Queen’s getaway in search of lost glory

PHOTO/JOSEPH KANYI

The Treetops hotel in Nyeri which is undergoing a facelift. The hotel is renowned as the place where then Princess Elizabeth first heard the news of her father’s death and that she was to be Queen.

Treetops Hotel in Nyeri may have lost its sheen now, but it was definitely the place to be in 1952.

It is here that the then Princess Elizabeth first heard the news that her father had died and that she was to be Queen.

Monday marked the 60th commemoration of the coronation of Queen Elizabeth II, but there were no celebrations at the Treetops Lodge.

The hotel, which was closed on October 1 last year for renovation, has attracted numerous other dignitaries in and out of the country. They include former Presidents Daniel arap Moi and Kenneth Kaunda of Zambia.

Prince Edward was in the hotel in 2002 during the 50th commemoration of the Queen’s ascension to the throne while representing her.

Wedding present

According to author Nicholas Best writing in the Guardian (January 8), while the princess was at Treetops on the night her father, George VI, died 60 years ago on February 6, 1952, she was not told until the following afternoon, by which time she had returned to a fishing lodge in Sagana, which she had been given as a wedding present.

It was there, beside a trout stream in the foothills of Mt Kenya, that Prince Philip broke the news, writes Best.

She came to the country on invitation of Eric Sherbrooke Walker, a hotelier and the founder of Treetops Hotel located inside the Aberdare National park.

There would have been celebrations in the hotel on Monday but it will have to wait a little longer as it is undergoes renovation.

“If it was open we would have held celebrations in honour of the Queen. This being a jubilee year we are having plans to do something as the year progresses,” said Aberdare Safari Hotels marketing manager Elizabeth Nguraru.

Previously built on wooden stilts, which are now being replaced by concrete ones, the hotel boasts of international and local clientele visiting the park.

It formerly had 50 rooms which have been reduced to 36 self-contained rooms, a move from twin rooms which lacked bathrooms.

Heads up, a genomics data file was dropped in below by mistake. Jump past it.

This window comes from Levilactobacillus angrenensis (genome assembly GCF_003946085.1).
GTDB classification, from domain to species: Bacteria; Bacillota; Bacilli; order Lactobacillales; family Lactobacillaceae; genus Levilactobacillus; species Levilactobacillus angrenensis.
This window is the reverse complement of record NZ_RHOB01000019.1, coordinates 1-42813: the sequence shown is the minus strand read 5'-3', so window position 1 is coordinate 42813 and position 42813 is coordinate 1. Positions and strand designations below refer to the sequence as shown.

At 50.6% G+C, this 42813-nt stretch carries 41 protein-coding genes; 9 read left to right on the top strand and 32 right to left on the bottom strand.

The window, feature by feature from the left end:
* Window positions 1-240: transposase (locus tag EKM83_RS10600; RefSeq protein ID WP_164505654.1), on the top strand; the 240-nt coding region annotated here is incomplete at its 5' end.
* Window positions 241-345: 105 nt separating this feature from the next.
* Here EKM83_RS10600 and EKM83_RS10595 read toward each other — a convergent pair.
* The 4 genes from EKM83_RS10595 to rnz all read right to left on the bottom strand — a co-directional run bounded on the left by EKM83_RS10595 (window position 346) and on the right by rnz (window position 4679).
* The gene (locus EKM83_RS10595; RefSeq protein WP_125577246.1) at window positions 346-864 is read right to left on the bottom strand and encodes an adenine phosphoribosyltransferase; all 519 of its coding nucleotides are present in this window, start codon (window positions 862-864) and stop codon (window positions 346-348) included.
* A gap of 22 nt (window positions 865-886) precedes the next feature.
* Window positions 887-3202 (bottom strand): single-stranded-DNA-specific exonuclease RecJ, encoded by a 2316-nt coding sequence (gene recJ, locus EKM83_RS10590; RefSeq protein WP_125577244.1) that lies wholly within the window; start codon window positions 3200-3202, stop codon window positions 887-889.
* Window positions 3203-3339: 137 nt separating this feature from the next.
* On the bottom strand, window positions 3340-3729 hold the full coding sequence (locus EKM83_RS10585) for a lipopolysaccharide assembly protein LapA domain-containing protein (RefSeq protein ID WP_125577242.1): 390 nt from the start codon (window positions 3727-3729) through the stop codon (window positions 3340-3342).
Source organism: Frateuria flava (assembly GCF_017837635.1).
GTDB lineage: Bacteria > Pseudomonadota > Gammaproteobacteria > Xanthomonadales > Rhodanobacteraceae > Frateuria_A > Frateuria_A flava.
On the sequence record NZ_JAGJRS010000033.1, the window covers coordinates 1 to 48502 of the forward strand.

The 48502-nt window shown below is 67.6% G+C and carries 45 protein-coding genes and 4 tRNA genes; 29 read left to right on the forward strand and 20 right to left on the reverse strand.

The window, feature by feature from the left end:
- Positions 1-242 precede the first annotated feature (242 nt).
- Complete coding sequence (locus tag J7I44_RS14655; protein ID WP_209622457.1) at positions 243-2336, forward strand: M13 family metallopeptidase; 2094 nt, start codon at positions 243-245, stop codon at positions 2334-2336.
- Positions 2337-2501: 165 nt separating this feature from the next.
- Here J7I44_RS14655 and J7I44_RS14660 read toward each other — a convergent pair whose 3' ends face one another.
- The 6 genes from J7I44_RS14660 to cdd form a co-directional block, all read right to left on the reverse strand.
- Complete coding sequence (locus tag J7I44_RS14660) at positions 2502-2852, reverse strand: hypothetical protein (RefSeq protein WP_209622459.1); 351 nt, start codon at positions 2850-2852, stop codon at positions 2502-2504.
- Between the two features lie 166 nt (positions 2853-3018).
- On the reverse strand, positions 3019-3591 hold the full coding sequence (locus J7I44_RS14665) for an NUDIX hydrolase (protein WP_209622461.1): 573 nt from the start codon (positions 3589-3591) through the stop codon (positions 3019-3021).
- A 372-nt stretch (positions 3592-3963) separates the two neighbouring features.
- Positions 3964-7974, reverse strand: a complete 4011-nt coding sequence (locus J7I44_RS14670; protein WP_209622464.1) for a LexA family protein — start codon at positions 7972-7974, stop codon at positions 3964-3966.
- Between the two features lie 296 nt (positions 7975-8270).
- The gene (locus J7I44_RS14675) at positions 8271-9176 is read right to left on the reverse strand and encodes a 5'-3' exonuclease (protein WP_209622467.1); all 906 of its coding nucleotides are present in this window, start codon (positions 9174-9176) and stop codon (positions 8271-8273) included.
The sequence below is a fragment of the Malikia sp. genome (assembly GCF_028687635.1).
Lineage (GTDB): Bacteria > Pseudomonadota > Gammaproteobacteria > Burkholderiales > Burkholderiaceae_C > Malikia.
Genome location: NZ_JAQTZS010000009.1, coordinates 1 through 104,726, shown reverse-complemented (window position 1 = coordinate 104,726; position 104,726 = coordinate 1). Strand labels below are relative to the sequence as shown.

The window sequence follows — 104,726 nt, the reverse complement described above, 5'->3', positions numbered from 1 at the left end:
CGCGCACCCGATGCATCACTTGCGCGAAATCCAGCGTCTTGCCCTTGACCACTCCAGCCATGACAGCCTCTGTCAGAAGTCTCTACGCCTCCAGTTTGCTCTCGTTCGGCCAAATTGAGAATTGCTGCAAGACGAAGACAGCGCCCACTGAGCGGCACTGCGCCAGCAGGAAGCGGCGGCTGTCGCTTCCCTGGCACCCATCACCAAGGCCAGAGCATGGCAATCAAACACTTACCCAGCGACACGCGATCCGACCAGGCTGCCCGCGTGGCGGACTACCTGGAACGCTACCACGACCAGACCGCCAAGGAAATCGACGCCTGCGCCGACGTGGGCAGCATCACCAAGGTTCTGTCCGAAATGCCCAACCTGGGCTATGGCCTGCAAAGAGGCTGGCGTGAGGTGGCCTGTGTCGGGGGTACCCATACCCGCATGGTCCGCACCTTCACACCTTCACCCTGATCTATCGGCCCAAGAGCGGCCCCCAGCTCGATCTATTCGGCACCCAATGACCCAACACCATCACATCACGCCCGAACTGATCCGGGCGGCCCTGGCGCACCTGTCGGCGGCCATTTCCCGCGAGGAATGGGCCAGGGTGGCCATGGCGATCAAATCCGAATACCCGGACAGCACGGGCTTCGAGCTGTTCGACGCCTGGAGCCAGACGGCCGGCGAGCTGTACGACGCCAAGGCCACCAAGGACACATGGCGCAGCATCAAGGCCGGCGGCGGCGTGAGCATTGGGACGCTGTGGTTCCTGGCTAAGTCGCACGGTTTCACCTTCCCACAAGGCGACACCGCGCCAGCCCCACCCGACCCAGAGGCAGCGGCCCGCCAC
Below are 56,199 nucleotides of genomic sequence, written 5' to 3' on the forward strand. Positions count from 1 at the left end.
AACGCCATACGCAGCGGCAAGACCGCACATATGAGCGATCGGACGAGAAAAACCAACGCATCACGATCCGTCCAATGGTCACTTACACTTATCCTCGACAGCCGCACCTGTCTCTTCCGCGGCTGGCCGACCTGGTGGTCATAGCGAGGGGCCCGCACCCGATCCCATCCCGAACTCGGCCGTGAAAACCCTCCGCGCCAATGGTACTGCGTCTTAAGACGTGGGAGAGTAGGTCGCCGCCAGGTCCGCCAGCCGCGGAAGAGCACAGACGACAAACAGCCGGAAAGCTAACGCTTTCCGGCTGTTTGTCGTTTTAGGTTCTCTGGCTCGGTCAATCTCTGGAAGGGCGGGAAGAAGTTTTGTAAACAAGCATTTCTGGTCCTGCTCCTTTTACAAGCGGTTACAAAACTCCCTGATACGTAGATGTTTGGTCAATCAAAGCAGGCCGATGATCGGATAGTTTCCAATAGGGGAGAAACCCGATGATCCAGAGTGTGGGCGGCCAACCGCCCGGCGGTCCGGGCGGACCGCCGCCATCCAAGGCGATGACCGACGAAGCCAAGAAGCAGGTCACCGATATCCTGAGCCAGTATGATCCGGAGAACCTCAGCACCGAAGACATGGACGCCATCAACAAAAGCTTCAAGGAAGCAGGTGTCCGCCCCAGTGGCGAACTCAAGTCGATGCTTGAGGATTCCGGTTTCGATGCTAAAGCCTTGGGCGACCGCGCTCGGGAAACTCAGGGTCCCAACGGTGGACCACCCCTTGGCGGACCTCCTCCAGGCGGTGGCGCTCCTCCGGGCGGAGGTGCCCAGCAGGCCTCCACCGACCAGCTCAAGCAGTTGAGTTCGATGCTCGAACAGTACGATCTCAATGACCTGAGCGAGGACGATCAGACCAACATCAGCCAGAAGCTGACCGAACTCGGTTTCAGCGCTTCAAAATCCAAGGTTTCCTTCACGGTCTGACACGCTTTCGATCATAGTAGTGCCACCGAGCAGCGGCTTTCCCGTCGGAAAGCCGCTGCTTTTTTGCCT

In the current renovation, there is a mixture of concrete and tree barks to maintain its originality.

“We want it to have its originality while offering our clients luxurious services.  All the suites will have bathrooms. We want to appeal to the local and international clients,” says Ms Nguraru.

The renovation will cost about Sh120 million, according to the marketing manager.

It was a beehive of activities on Monday as workers were busy on the new-look hotel trying to beat the April deadline when it will be unveiled.

Three out of the 36 will be standard ensuites while three others will be bigger to accommodate a variety of clients depending on their tastes.

One of the suites will be named ‘Queen Elizabeth’s Suite’ in commemoration of the 1952 event.

The first two-roomed house was built in 1932 on top of a fig tree. The current structure entirely sits on stilts.

In 1954, it was burnt down by Mau Mau fighters, only two years after the Queen visited but reconstructed again in 1956.

New experience

It was refurbished the last time in 1996 and its glamour was long overdue, according to Ms Nguraru.

“When the hotel is opened come April 1, guests will have a new experience,” she says.

Its location in the wild and connection with the royal family have had a multiplier effect on tourism in Kenya as it has become a tourist destination.

At the natural spring, which attracts numerous wild animals and birds, a water hole has been dug.

It will be fed with water from a nearby dam when water levels go down during dry spells.

“The animal viewing decks have been maintained in the new structure and suite windows are bigger so that guests can view animals while in their rooms,” Ms Nguraru explains.

She says the hotel management will tap into the Easter holiday celebrations to not only market the hotel as it is bound to attract numerous international and local visitors.

“We are going to capitalise on online marketing and operators and travel agents to market it to the international community,” she explains Ms Nguraru.

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